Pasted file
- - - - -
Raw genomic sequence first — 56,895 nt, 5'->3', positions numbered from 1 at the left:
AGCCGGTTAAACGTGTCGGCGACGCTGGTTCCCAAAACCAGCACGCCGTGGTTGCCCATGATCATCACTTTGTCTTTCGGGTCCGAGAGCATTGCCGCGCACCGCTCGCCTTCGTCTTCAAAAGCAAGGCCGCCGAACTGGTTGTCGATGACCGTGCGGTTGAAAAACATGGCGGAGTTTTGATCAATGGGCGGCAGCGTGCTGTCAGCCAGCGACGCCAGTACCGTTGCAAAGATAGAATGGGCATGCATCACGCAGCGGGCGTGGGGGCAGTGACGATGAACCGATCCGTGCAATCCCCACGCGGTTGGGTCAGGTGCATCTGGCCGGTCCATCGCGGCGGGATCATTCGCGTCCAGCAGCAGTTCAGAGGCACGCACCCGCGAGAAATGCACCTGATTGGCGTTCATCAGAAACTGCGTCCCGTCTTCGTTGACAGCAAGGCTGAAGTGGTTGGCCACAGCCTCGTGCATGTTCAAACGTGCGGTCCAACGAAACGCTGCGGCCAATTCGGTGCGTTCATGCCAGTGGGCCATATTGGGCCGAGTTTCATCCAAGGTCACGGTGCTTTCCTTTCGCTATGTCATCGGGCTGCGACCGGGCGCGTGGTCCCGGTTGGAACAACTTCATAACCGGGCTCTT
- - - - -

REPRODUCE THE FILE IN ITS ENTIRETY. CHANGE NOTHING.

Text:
Raw genomic sequence first — 56,895 nt, 5'->3', positions numbered from 1 at the left:
AGCCGGTTAAACGTGTCGGCGACGCTGGTTCCCAAAACCAGCACGCCGTGGTTGCCCATGATCATCACTTTGTCTTTCGGGTCCGAGAGCATTGCCGCGCACCGCTCGCCTTCGTCTTCAAAAGCAAGGCCGCCGAACTGGTTGTCGATGACCGTGCGGTTGAAAAACATGGCGGAGTTTTGATCAATGGGCGGCAGCGTGCTGTCAGCCAGCGACGCCAGTACCGTTGCAAAGATAGAATGGGCATGCATCACGCAGCGGGCGTGGGGGCAGTGACGATGAACCGATCCGTGCAATCCCCACGCGGTTGGGTCAGGTGCATCTGGCCGGTCCATCGCGGCGGGATCATTCGCGTCCAGCAGCAGTTCAGAGGCACGCACCCGCGAGAAATGCACCTGATTGGCGTTCATCAGAAACTGCGTCCCGTCTTCGTTGACAGCAAGGCTGAAGTGGTTGGCCACAGCCTCGTGCATGTTCAAACGTGCGGTCCAACGAAACGCTGCGGCCAATTCGGTGCGTTCATGCCAGTGGGCCATATTGGGCCGAGTTTCATCCAAGGTCACGGTGCTTTCCTTTCGCTATGTCATCGGGCTGCGACCGGGCGCGTGGTCCCGGTTGGAACAACTTCATAACCGGGCTCTT